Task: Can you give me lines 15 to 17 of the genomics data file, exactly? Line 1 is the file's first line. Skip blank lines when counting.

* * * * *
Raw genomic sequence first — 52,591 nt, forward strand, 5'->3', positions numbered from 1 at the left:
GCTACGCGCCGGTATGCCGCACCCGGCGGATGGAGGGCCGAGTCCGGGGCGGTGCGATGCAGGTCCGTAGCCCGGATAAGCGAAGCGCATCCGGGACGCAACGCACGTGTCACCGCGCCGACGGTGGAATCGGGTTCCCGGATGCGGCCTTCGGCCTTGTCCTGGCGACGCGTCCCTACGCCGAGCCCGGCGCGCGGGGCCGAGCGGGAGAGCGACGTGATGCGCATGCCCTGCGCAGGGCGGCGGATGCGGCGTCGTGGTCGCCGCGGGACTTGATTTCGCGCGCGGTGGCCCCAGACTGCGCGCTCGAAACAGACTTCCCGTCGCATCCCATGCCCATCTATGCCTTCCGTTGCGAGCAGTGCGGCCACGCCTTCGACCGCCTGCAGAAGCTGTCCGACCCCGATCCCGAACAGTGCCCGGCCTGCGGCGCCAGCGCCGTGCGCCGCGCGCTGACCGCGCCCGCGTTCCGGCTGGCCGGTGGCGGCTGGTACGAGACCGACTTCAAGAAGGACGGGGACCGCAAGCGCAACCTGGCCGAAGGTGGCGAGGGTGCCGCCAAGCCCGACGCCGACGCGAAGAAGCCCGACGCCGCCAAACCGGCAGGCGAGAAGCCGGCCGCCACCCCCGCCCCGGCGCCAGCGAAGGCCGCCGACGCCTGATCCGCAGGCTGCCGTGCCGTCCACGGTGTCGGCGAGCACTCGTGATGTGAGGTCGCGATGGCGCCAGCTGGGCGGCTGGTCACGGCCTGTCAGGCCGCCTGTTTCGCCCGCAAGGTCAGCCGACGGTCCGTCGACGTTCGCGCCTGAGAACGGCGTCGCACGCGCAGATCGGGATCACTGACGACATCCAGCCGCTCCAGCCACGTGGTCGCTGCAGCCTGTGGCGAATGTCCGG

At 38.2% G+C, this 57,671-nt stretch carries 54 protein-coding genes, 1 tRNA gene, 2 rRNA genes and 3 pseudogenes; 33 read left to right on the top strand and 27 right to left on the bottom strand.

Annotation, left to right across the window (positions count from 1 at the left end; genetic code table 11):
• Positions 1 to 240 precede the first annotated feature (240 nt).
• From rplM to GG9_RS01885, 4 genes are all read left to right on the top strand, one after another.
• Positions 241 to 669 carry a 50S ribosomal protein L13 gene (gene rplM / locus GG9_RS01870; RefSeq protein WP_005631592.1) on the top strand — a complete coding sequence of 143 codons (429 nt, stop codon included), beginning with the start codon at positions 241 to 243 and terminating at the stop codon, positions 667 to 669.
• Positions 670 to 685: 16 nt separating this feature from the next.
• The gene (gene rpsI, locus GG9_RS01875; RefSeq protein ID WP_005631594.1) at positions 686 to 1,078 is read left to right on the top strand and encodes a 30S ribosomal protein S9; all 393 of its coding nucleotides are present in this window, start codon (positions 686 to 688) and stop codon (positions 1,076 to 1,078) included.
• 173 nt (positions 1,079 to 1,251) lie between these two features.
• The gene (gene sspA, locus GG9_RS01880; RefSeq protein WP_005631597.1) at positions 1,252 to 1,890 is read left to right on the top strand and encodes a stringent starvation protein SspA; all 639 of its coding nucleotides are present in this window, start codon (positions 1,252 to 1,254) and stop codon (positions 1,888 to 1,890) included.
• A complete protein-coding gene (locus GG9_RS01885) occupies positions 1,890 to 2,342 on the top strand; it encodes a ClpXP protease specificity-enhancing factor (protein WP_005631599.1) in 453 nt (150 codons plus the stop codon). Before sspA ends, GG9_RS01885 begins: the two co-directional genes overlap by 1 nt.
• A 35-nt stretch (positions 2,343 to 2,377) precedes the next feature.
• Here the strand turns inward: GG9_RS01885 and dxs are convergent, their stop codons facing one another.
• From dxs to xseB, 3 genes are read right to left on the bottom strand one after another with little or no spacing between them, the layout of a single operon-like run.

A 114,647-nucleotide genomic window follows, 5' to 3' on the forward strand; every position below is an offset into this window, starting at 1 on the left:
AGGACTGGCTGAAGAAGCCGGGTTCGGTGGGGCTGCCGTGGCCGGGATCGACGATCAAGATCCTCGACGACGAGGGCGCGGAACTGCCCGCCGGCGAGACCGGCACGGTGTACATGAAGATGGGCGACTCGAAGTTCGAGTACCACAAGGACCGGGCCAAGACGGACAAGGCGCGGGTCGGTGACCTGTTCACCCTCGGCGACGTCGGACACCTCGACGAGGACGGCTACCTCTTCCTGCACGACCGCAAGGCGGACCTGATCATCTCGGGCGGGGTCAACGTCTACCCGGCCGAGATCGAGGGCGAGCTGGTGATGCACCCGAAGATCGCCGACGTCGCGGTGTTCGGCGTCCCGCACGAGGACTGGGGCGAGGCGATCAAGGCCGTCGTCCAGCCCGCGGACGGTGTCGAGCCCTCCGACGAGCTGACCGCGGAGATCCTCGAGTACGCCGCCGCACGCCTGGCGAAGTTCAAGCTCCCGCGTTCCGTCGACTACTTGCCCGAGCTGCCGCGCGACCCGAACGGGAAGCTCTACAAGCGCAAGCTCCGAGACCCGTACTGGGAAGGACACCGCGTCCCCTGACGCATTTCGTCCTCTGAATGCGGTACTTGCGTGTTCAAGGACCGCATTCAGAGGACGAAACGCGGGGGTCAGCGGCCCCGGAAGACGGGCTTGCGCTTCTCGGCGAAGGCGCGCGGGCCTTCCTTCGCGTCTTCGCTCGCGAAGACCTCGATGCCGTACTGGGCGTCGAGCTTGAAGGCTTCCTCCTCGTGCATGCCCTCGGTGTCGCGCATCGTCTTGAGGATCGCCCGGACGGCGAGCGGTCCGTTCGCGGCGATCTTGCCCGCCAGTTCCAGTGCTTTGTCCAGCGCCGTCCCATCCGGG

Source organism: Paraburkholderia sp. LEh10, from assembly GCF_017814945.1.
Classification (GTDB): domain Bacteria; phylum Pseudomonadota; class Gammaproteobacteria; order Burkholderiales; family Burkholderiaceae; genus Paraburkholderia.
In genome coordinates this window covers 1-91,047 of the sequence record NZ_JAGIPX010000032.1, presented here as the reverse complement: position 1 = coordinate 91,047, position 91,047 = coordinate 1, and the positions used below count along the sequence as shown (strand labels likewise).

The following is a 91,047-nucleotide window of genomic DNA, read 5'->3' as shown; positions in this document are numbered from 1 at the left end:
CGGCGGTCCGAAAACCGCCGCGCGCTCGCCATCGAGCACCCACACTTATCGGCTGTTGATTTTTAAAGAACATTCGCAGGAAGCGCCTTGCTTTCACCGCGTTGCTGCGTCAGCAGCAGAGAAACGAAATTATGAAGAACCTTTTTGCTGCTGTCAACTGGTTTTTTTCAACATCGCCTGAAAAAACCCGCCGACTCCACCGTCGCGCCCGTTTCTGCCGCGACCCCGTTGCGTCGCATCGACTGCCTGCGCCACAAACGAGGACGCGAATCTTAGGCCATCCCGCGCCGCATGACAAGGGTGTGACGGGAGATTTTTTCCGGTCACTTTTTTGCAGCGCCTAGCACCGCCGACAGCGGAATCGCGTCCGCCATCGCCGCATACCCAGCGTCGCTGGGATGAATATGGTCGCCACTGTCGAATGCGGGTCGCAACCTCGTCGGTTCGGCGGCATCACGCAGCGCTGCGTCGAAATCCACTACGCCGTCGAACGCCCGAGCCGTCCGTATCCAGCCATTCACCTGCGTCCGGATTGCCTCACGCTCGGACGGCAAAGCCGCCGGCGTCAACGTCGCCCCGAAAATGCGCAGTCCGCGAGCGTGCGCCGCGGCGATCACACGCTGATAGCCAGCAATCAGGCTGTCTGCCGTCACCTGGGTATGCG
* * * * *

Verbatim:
• From dxs to xseB, 3 genes are read right to left on the bottom strand one after another with little or no spacing between them, the layout of a single operon-like run.

A 114,647-nucleotide genomic window follows, 5' to 3' on the forward strand; every position below is an offset into this window, starting at 1 on the left:
AGGACTGGCTGAAGAAGCCGGGTTCGGTGGGGCTGCCGTGGCCGGGATCGACGATCAAGATCCTCGACGACGAGGGCGCGGAACTGCCCGCCGGCGAGACCGGCACGGTGTACATGAAGATGGGCGACTCGAAGTTCGAGTACCACAAGGACCGGGCCAAGACGGACAAGGCGCGGGTCGGTGACCTGTTCACCCTCGGCGACGTCGGACACCTCGACGAGGACGGCTACCTCTTCCTGCACGACCGCAAGGCGGACCTGATCATCTCGGGCGGGGTCAACGTCTACCCGGCCGAGATCGAGGGCGAGCTGGTGATGCACCCGAAGATCGCCGACGTCGCGGTGTTCGGCGTCCCGCACGAGGACTGGGGCGAGGCGATCAAGGCCGTCGTCCAGCCCGCGGACGGTGTCGAGCCCTCCGACGAGCTGACCGCGGAGATCCTCGAGTACGCCGCCGCACGCCTGGCGAAGTTCAAGCTCCCGCGTTCCGTCGACTACTTGCCCGAGCTGCCGCGCGACCCGAACGGGAAGCTCTACAAGCGCAAGCTCCGAGACCCGTACTGGGAAGGACACCGCGTCCCCTGACGCATTTCGTCCTCTGAATGCGGTACTTGCGTGTTCAAGGACCGCATTCAGAGGACGAAACGCGGGGGTCAGCGGCCCCGGAAGACGGGCTTGCGCTTCTCGGCGAAGGCGCGCGGGCCTTCCTTCGCGTCTTCGCTCGCGAAGACCTCGATGCCGTACTGGGCGTCGAGCTTGAAGGCTTCCTCCTCGTGCATGCCCTCGGTGTCGCGCATCGTCTTGAGGATCGCCCGGACGGCGAGCGGTCCGTTCGCGGCGATCTTGCCCGCCAGTTCCAGTGCTTTGTCCAGCGCCGTCCCATCCGGG